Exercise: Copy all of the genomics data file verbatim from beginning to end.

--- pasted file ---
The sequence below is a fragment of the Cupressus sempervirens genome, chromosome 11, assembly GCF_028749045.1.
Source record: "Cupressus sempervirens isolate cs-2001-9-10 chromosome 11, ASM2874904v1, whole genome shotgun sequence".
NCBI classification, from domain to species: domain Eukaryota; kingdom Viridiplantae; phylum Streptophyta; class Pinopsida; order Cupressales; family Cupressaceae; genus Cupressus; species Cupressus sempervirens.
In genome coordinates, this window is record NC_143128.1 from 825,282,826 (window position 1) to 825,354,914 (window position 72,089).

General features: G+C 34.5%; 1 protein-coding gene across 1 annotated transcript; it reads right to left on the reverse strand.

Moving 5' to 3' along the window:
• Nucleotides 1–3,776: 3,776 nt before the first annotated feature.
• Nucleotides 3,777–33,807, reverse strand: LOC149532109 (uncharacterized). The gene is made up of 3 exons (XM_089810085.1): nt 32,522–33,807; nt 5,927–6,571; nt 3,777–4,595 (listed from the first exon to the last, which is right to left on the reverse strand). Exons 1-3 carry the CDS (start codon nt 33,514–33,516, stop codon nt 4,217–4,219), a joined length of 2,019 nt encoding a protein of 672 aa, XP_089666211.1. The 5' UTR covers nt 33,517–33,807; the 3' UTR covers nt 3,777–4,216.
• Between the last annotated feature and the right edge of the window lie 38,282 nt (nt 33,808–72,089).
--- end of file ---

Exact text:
The sequence below is a fragment of the Cupressus sempervirens genome, chromosome 11, assembly GCF_028749045.1.
Source record: "Cupressus sempervirens isolate cs-2001-9-10 chromosome 11, ASM2874904v1, whole genome shotgun sequence".
NCBI classification, from domain to species: domain Eukaryota; kingdom Viridiplantae; phylum Streptophyta; class Pinopsida; order Cupressales; family Cupressaceae; genus Cupressus; species Cupressus sempervirens.
In genome coordinates, this window is record NC_143128.1 from 825,282,826 (window position 1) to 825,354,914 (window position 72,089).

General features: G+C 34.5%; 1 protein-coding gene across 1 annotated transcript; it reads right to left on the reverse strand.

Moving 5' to 3' along the window:
• Nucleotides 1–3,776: 3,776 nt before the first annotated feature.
• Nucleotides 3,777–33,807, reverse strand: LOC149532109 (uncharacterized). The gene is made up of 3 exons (XM_089810085.1): nt 32,522–33,807; nt 5,927–6,571; nt 3,777–4,595 (listed from the first exon to the last, which is right to left on the reverse strand). Exons 1-3 carry the CDS (start codon nt 33,514–33,516, stop codon nt 4,217–4,219), a joined length of 2,019 nt encoding a protein of 672 aa, XP_089666211.1. The 5' UTR covers nt 33,517–33,807; the 3' UTR covers nt 3,777–4,216.
• Between the last annotated feature and the right edge of the window lie 38,282 nt (nt 33,808–72,089).